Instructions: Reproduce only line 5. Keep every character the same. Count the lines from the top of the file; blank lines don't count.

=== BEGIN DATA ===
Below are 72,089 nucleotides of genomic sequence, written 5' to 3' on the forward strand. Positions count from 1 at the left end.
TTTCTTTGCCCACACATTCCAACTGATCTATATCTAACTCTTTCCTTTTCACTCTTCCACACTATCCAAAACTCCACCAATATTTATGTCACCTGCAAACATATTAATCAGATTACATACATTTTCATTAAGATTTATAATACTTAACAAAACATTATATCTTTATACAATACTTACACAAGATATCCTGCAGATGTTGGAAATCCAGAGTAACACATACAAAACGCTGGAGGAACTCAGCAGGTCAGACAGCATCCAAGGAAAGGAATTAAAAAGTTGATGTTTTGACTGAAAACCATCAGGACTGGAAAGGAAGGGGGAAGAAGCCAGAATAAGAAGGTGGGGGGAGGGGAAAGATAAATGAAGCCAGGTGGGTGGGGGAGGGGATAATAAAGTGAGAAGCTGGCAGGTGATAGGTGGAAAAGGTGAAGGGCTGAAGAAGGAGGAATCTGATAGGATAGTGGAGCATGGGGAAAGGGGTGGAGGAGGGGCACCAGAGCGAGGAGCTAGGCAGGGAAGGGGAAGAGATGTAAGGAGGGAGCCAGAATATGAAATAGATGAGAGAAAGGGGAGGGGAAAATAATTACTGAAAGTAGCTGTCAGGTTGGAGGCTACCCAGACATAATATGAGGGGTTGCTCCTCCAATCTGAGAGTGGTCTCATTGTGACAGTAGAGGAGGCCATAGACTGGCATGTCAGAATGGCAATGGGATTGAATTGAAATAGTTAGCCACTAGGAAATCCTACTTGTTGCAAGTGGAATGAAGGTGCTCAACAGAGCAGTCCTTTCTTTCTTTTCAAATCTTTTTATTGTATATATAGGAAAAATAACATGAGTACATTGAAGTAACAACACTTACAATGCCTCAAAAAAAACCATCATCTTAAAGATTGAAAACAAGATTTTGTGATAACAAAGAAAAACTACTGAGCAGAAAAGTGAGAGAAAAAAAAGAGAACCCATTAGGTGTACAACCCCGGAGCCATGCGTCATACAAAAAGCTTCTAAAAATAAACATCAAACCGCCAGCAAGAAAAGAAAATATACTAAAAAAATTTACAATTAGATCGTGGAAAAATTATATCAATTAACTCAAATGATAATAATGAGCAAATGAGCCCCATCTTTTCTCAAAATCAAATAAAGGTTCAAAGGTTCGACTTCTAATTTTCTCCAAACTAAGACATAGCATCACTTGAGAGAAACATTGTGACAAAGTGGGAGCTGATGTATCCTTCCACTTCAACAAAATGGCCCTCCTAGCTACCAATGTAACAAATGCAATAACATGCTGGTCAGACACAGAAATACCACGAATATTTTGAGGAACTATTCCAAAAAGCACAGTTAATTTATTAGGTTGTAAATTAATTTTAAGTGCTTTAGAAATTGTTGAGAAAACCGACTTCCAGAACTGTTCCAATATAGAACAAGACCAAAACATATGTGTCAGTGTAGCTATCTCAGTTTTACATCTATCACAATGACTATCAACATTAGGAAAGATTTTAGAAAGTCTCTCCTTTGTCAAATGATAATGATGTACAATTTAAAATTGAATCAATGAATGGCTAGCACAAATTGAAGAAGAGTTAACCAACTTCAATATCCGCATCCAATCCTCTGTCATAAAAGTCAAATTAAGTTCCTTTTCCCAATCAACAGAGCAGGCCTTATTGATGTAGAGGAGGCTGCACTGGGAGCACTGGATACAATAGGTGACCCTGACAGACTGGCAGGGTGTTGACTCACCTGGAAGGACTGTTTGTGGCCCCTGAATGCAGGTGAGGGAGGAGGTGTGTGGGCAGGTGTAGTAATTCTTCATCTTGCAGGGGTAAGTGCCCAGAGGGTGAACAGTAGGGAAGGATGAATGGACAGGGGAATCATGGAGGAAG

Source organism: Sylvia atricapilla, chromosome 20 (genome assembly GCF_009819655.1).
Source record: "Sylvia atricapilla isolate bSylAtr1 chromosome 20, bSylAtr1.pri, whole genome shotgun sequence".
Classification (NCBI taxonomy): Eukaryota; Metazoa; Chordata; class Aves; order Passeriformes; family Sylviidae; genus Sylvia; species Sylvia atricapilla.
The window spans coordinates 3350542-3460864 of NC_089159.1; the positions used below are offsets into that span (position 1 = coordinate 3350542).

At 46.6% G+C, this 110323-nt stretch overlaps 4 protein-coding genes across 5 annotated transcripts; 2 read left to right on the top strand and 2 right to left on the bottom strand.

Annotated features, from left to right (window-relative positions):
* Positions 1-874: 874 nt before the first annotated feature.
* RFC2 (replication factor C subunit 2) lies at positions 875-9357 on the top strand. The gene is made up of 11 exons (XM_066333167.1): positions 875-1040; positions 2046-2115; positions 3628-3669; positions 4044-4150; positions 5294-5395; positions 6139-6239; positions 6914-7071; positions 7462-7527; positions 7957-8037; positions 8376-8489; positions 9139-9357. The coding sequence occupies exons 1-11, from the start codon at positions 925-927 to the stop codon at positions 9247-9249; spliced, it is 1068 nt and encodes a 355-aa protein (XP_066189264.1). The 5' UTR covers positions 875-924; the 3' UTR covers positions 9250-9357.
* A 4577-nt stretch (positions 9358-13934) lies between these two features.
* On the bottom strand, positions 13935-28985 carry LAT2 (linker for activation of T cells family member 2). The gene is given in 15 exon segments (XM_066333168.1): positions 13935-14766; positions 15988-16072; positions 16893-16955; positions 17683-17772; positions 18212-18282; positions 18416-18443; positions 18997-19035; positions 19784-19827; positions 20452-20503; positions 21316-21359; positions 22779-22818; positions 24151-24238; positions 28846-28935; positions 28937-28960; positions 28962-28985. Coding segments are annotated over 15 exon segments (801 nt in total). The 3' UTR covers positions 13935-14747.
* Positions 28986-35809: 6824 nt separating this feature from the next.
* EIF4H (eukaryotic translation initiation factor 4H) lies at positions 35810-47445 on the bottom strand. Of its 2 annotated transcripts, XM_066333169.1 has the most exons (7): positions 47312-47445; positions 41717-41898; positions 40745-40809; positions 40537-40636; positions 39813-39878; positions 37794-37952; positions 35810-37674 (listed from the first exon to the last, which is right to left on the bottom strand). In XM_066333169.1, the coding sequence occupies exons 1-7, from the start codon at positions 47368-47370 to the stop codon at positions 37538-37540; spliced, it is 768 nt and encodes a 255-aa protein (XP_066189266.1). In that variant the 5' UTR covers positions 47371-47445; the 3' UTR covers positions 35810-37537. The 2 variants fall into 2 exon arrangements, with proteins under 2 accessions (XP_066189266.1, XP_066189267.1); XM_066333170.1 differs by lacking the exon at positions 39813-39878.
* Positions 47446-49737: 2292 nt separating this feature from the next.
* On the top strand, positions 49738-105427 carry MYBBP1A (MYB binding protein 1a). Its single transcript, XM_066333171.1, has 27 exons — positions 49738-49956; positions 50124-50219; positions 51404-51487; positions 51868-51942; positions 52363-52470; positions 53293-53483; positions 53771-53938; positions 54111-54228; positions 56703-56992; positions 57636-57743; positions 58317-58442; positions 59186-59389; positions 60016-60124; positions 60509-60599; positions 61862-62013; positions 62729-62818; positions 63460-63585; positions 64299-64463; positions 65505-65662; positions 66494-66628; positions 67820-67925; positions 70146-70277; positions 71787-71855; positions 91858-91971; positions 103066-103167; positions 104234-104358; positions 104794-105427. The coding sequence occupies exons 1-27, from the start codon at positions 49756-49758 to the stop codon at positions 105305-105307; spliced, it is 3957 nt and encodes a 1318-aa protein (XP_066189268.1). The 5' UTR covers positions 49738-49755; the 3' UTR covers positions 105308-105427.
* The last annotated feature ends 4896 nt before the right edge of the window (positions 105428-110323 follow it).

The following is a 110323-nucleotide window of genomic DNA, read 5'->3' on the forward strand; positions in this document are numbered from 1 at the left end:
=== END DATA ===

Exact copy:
Classification (NCBI taxonomy): Eukaryota; Metazoa; Chordata; class Aves; order Passeriformes; family Sylviidae; genus Sylvia; species Sylvia atricapilla.